"The recent events showed people that actually it's a massive movement and a lot of people want things to be different and it's a great motivation," he said. "I feel like I am a part of a big group and it makes me more confident in what I am doing."
Despite their willingness to be observers, many in the class expressed concern about being detained and how to handle the police. Some were surprised to learn that there are laws that protect their right to keep a vigilant eye on the polls.
"I learned that a lot of legislation and the rules are on my side and that I am confident that everything will go smoothly and that I am backed up with legislation," Zakharov said.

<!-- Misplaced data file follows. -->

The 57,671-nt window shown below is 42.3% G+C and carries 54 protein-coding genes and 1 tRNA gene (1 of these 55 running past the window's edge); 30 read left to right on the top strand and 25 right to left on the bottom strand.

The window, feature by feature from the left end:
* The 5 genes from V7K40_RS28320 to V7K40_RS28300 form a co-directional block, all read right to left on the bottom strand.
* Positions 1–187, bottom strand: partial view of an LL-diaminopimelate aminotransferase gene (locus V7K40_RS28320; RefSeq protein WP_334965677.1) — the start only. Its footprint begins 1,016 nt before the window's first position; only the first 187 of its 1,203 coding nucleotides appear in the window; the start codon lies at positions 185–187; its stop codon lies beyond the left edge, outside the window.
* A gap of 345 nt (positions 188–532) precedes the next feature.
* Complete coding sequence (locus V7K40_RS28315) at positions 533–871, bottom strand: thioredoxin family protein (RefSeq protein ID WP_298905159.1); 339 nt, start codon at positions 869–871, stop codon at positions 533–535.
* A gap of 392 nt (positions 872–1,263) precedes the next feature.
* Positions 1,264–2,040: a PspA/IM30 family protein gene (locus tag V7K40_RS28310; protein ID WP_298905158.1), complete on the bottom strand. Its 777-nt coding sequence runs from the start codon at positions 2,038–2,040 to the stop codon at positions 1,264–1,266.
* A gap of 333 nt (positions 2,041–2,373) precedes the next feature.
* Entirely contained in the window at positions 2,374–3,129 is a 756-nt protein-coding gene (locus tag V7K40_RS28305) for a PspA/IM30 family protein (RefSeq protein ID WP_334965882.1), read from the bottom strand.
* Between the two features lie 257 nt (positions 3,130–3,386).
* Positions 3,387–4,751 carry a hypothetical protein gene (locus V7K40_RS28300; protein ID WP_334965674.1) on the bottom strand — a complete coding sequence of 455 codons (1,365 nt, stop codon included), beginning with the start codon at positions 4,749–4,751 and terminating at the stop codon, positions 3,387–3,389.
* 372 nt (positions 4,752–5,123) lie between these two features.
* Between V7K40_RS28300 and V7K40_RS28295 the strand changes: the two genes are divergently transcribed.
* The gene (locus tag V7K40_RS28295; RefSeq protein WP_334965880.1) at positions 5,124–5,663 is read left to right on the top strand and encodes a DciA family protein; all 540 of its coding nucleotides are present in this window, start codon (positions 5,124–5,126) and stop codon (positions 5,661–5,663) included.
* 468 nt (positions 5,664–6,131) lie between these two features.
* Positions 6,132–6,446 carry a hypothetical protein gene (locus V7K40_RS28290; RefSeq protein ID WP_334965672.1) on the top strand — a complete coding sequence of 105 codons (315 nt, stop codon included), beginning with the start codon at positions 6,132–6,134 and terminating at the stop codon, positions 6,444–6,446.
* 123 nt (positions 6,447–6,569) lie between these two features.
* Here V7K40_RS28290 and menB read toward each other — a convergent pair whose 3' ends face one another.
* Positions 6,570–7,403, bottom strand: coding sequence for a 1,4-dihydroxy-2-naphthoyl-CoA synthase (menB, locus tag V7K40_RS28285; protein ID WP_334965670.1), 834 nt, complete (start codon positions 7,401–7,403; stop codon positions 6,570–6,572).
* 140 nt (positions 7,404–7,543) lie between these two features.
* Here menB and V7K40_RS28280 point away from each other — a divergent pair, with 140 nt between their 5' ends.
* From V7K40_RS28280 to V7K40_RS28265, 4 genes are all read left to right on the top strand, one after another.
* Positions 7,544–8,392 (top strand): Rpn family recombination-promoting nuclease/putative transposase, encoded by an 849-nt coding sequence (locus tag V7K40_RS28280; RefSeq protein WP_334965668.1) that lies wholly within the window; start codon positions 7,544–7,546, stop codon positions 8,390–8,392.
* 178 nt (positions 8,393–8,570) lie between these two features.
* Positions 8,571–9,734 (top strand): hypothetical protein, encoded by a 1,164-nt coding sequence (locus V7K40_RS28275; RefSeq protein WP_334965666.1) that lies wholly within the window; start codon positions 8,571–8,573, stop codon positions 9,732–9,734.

Alena Bykova is preparing for trouble on election day. She has loaded up her Amazon Kindle with legal documents that defend her right to observe the polling station where she has been assigned and says she studies it every day on the Metro ride to and from work. She's watching tutorials on YouTube on how to catch fraud.
"On my little level of public observer on the vote, I can change something and I will try my best to. And there's a new wind and everyone feels it. It's a new wind, probably not in the whole Russia but in Moscow and in big cities, people are getting interested," she said.